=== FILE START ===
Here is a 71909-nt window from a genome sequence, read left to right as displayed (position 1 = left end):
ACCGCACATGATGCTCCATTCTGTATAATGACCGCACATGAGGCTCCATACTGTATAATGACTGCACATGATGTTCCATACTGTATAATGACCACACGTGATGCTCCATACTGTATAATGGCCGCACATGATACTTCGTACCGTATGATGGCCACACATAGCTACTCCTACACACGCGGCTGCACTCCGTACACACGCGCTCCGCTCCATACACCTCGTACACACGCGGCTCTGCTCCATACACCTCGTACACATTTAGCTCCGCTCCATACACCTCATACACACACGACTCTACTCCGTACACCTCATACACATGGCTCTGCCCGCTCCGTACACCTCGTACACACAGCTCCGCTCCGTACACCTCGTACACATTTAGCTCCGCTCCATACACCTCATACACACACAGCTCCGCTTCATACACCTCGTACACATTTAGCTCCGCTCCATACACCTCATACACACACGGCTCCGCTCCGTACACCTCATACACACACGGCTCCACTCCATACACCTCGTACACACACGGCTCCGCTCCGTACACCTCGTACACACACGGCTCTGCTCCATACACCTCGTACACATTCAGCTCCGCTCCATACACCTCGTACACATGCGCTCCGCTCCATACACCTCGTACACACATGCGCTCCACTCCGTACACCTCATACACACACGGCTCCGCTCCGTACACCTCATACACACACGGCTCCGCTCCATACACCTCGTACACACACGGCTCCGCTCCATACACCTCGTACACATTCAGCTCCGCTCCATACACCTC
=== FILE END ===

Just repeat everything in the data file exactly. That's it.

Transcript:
Here is a 71909-nt window from a genome sequence, read left to right as displayed (position 1 = left end):
ACCGCACATGATGCTCCATTCTGTATAATGACCGCACATGAGGCTCCATACTGTATAATGACTGCACATGATGTTCCATACTGTATAATGACCACACGTGATGCTCCATACTGTATAATGGCCGCACATGATACTTCGTACCGTATGATGGCCACACATAGCTACTCCTACACACGCGGCTGCACTCCGTACACACGCGCTCCGCTCCATACACCTCGTACACACGCGGCTCTGCTCCATACACCTCGTACACATTTAGCTCCGCTCCATACACCTCATACACACACGACTCTACTCCGTACACCTCATACACATGGCTCTGCCCGCTCCGTACACCTCGTACACACAGCTCCGCTCCGTACACCTCGTACACATTTAGCTCCGCTCCATACACCTCATACACACACAGCTCCGCTTCATACACCTCGTACACATTTAGCTCCGCTCCATACACCTCATACACACACGGCTCCGCTCCGTACACCTCATACACACACGGCTCCACTCCATACACCTCGTACACACACGGCTCCGCTCCGTACACCTCGTACACACACGGCTCTGCTCCATACACCTCGTACACATTCAGCTCCGCTCCATACACCTCGTACACATGCGCTCCGCTCCATACACCTCGTACACACATGCGCTCCACTCCGTACACCTCATACACACACGGCTCCGCTCCGTACACCTCATACACACACGGCTCCGCTCCATACACCTCGTACACACACGGCTCCGCTCCATACACCTCGTACACATTCAGCTCCGCTCCATACACCTC